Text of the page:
posted on 05/06/2012: 971 views
A rare and precious cargo flown in recently by a UAE Air force cargo plane will complement an on-going conservation programme which helps with the greening UAE's deserts and enhances food security.
The Air Force C-17 plane transported birds listed as endangered and which played a significant role in the history and culture of the country.
The Abu Dhabi based International Fund for Houbara Conservation (IFHC) transferred 5,270 Asian Houbara bustards from Morocco to Abu Dhabi. All of them landed safely in Abu Dhabi after a 6,000 kilometres flight.
Houbara bustards are large-bodied birds with long legs and a slender neck.
The transfer of birds is part of the fund's global programme for conserving the endangered Houbara bustard.
Several indigenous plants were planted in the arid deserts of the country to protect natural habitats of Houbara bustards as part of the programme. They have helped increasing the green cover in the country. Houbaras being an important link in the food chain, the programme to increase their population in turn helps agriculture and thus enhances food security.
Mohammad Ahmad Al Bowardi, Deputy Chairman of the fund said this important milestone will go a long way to meeting the strategy of President His Highness Sheikh Khalifa Bin Zayed Al Nahyan and enable future generations to know about a bird so important to local culture. He particularly thanked the UAE air force for the vital part it played in safely delivering such a precious cargo.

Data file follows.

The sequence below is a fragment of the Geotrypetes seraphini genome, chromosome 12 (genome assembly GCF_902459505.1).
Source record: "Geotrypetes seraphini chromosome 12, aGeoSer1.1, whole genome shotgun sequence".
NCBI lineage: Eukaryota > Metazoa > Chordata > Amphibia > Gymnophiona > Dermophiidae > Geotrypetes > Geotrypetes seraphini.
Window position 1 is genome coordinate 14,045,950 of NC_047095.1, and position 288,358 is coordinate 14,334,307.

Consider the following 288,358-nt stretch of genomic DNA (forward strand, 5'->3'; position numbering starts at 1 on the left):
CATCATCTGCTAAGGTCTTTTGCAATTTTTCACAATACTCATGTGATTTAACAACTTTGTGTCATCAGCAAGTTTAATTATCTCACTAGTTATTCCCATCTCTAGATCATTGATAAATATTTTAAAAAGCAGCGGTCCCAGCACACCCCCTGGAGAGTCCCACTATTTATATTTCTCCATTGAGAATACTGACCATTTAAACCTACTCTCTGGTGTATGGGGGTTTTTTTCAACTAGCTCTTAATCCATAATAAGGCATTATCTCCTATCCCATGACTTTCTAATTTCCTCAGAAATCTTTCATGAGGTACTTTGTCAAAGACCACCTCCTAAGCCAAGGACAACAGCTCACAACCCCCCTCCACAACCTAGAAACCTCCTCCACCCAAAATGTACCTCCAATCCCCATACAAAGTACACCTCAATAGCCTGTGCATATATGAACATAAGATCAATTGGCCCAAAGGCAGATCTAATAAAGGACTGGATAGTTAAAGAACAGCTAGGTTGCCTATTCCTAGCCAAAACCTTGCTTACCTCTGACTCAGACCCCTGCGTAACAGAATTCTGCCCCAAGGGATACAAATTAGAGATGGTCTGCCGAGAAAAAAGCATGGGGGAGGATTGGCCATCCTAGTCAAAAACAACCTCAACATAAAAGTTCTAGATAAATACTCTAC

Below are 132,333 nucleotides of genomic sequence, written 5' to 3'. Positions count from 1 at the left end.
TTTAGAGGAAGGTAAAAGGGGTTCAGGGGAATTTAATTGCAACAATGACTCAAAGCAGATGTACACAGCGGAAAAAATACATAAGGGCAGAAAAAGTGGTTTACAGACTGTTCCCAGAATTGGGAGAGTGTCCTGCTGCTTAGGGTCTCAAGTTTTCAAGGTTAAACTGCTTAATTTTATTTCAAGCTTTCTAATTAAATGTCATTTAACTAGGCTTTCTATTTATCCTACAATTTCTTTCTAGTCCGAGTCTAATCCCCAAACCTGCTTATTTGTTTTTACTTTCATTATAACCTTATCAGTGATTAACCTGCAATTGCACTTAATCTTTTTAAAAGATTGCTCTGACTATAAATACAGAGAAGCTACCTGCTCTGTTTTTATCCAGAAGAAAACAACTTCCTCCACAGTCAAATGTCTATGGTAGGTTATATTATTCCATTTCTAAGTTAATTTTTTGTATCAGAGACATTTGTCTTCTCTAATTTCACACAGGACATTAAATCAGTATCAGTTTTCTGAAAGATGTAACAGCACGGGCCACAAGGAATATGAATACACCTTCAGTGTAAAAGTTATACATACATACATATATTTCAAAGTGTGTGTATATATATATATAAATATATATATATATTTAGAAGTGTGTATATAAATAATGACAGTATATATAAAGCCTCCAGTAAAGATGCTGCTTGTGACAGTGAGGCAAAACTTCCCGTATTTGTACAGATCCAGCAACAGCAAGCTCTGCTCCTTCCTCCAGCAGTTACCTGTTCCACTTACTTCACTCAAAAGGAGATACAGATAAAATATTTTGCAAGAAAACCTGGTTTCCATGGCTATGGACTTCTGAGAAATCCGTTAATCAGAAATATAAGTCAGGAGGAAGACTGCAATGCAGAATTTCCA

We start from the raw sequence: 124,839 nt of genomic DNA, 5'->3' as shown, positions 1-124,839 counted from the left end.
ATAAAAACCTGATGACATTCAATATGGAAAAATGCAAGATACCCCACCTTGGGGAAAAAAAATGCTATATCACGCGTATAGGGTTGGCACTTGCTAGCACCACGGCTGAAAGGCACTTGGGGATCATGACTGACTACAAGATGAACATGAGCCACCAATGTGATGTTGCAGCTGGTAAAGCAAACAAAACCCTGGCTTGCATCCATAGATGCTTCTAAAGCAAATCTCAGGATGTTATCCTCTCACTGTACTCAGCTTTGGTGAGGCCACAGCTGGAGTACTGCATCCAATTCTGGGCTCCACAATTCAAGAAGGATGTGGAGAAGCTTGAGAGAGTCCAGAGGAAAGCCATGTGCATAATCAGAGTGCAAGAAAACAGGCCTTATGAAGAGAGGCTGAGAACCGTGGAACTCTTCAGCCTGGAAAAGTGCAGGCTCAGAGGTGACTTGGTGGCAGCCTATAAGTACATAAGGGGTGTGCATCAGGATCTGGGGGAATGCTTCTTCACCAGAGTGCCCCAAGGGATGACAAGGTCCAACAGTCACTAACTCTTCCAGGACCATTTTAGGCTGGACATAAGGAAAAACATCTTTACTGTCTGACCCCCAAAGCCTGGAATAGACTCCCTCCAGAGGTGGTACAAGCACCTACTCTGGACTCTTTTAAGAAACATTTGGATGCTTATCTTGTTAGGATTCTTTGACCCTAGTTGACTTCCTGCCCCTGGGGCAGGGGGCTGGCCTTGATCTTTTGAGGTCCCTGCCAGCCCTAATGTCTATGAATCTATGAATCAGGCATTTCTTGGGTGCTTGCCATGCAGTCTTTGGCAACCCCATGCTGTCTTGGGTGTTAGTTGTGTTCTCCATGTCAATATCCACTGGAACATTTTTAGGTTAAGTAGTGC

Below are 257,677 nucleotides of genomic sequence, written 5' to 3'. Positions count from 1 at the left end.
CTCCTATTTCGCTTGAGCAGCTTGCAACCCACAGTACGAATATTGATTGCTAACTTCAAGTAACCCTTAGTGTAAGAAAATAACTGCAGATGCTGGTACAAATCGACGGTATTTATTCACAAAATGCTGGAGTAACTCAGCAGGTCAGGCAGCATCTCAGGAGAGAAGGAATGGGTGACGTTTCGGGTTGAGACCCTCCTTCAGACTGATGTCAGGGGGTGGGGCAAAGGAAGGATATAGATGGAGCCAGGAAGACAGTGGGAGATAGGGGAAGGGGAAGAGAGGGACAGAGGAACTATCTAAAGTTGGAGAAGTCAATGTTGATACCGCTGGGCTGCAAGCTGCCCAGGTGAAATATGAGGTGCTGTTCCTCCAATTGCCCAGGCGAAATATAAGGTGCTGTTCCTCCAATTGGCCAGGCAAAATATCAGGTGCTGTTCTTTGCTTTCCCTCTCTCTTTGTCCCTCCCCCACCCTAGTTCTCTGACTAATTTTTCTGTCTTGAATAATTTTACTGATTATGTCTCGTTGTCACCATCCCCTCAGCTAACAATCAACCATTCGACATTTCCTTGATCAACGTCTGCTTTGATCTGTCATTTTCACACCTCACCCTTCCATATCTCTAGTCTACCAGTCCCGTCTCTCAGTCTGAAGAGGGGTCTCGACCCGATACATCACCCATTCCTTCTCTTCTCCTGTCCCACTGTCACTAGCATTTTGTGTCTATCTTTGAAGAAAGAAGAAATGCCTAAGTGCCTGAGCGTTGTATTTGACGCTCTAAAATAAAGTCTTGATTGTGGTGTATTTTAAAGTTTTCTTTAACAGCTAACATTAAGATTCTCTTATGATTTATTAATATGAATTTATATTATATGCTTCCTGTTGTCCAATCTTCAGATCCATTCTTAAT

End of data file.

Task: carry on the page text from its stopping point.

Mohammad Saleh Al Baidani, Director General of the fund , said, with the transfer, Houbara breeding will eventually increase to almost 10,000 birds bred every year to meet the target of the UAE president. The majority of the captive-bred Houbara will be released to help fulfil the vision of Sheikh Zayed for restoring sustainable, wild populations of the endangered Houbara bustard.
The transfer is the culmination of many years of planning as the fund expands a programme which already represents one of the world's major conservation projects. The flock of Asian Houbara had been bred over a number of years at the Emirates Centre for Wildlife Propagation (ECWP) in Morocco.
Al Baidani, who was on the flight said: "Thankfully it was a safe flight and all credit must go to our pilots. These 5,270 Houbara have completed a very unique journey.” After the plane landed at Abu Dhabi some of the birds were transferred to the fund's new centre at Saih Al Salam and some to the National Avian Research Centre in Sweihan.
With the new centre at Saih Al Salam due to open this year, it was decided to transfer the birds so breeding can start this year, he said. "Although the new centre is not totally completed, the buildings for breeding are operational and the transfer means we can continue to increase the numbers of Houbara we breed and, subsequently, release [them] into the wild, as part of the ‘Sheikh Khalifa bin Zayed Reintroduction Project',” he said. – Gulf News
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